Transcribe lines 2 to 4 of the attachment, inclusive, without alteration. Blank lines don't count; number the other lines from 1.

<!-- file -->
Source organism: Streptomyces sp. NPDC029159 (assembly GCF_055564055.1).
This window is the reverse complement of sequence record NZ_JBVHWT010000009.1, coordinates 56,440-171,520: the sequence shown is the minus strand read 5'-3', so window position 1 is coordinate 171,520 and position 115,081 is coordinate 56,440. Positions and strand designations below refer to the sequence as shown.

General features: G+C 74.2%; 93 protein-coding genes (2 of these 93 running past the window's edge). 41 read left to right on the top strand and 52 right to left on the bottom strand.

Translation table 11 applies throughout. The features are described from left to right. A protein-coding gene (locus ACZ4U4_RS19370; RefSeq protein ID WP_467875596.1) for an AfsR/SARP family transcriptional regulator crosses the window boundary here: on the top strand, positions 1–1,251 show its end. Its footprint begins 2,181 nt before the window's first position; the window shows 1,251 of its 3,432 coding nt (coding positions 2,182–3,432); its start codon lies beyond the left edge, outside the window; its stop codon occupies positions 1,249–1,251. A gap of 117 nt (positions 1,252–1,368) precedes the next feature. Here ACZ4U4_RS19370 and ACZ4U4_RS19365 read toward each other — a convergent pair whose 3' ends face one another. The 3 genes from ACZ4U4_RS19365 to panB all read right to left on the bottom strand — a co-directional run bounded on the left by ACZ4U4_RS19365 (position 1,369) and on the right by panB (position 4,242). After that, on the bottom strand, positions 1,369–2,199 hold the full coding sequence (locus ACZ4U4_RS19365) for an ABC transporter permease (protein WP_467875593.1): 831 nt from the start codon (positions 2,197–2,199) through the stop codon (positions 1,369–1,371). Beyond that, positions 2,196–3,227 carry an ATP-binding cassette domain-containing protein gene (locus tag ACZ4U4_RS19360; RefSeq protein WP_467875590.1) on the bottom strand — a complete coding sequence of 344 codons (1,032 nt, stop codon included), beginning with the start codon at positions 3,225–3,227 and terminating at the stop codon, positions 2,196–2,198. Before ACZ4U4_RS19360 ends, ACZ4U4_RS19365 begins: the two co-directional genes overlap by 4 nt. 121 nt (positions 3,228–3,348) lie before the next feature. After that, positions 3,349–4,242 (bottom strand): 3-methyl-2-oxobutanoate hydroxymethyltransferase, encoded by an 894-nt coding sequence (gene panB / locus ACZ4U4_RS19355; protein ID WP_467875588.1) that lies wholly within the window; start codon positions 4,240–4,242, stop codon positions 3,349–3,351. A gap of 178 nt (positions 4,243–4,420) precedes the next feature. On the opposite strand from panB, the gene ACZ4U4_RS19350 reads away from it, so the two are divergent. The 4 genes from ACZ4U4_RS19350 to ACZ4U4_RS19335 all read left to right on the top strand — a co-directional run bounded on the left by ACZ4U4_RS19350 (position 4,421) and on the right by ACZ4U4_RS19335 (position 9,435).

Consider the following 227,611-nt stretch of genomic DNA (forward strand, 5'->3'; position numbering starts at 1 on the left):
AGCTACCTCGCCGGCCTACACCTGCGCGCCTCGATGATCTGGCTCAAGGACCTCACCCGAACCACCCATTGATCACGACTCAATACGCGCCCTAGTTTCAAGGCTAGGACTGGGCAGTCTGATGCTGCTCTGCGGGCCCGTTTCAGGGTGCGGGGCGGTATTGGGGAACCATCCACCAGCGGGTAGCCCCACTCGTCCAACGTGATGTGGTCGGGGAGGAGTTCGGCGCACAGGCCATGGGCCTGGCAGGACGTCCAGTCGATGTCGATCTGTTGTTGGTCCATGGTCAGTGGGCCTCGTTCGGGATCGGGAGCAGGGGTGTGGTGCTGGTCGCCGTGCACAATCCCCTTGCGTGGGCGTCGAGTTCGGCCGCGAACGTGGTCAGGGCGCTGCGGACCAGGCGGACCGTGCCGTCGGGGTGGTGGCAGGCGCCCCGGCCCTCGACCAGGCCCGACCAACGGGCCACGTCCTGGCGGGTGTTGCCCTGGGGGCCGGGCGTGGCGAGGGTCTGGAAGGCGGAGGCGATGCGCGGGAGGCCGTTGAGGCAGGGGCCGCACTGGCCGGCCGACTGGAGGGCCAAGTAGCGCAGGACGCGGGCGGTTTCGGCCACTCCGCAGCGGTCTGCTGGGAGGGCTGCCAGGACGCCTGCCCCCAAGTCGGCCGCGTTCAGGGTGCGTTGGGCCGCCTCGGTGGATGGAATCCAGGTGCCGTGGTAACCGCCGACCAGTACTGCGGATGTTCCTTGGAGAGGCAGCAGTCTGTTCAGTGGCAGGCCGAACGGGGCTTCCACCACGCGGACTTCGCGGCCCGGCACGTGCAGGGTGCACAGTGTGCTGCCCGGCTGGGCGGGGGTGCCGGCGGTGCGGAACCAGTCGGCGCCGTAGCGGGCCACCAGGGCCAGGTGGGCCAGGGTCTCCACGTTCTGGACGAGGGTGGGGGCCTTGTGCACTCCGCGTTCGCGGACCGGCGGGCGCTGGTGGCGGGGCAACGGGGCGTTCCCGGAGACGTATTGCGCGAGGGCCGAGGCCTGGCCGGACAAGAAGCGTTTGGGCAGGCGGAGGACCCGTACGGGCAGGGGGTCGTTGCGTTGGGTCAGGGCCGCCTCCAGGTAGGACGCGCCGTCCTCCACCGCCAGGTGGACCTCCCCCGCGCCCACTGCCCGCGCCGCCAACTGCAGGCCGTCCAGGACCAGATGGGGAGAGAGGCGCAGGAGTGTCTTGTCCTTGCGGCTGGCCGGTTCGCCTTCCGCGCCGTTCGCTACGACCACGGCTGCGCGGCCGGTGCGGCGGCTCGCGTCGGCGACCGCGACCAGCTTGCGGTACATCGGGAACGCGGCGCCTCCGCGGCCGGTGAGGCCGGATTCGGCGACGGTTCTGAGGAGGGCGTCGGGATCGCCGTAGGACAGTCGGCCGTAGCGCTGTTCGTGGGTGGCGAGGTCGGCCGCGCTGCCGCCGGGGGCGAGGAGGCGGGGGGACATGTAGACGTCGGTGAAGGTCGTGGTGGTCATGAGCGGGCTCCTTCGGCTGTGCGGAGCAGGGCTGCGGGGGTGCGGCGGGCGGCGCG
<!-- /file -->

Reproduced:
This window is the reverse complement of sequence record NZ_JBVHWT010000009.1, coordinates 56,440-171,520: the sequence shown is the minus strand read 5'-3', so window position 1 is coordinate 171,520 and position 115,081 is coordinate 56,440. Positions and strand designations below refer to the sequence as shown.

General features: G+C 74.2%; 93 protein-coding genes (2 of these 93 running past the window's edge). 41 read left to right on the top strand and 52 right to left on the bottom strand.

Translation table 11 applies throughout. The features are described from left to right. A protein-coding gene (locus ACZ4U4_RS19370; RefSeq protein ID WP_467875596.1) for an AfsR/SARP family transcriptional regulator crosses the window boundary here: on the top strand, positions 1–1,251 show its end. Its footprint begins 2,181 nt before the window's first position; the window shows 1,251 of its 3,432 coding nt (coding positions 2,182–3,432); its start codon lies beyond the left edge, outside the window; its stop codon occupies positions 1,249–1,251. A gap of 117 nt (positions 1,252–1,368) precedes the next feature. Here ACZ4U4_RS19370 and ACZ4U4_RS19365 read toward each other — a convergent pair whose 3' ends face one another. The 3 genes from ACZ4U4_RS19365 to panB all read right to left on the bottom strand — a co-directional run bounded on the left by ACZ4U4_RS19365 (position 1,369) and on the right by panB (position 4,242). After that, on the bottom strand, positions 1,369–2,199 hold the full coding sequence (locus ACZ4U4_RS19365) for an ABC transporter permease (protein WP_467875593.1): 831 nt from the start codon (positions 2,197–2,199) through the stop codon (positions 1,369–1,371). Beyond that, positions 2,196–3,227 carry an ATP-binding cassette domain-containing protein gene (locus tag ACZ4U4_RS19360; RefSeq protein WP_467875590.1) on the bottom strand — a complete coding sequence of 344 codons (1,032 nt, stop codon included), beginning with the start codon at positions 3,225–3,227 and terminating at the stop codon, positions 2,196–2,198. Before ACZ4U4_RS19360 ends, ACZ4U4_RS19365 begins: the two co-directional genes overlap by 4 nt. 121 nt (positions 3,228–3,348) lie before the next feature. After that, positions 3,349–4,242 (bottom strand): 3-methyl-2-oxobutanoate hydroxymethyltransferase, encoded by an 894-nt coding sequence (gene panB / locus ACZ4U4_RS19355; protein ID WP_467875588.1) that lies wholly within the window; start codon positions 4,240–4,242, stop codon positions 3,349–3,351. A gap of 178 nt (positions 4,243–4,420) precedes the next feature. On the opposite strand from panB, the gene ACZ4U4_RS19350 reads away from it, so the two are divergent. The 4 genes from ACZ4U4_RS19350 to ACZ4U4_RS19335 all read left to right on the top strand — a co-directional run bounded on the left by ACZ4U4_RS19350 (position 4,421) and on the right by ACZ4U4_RS19335 (position 9,435).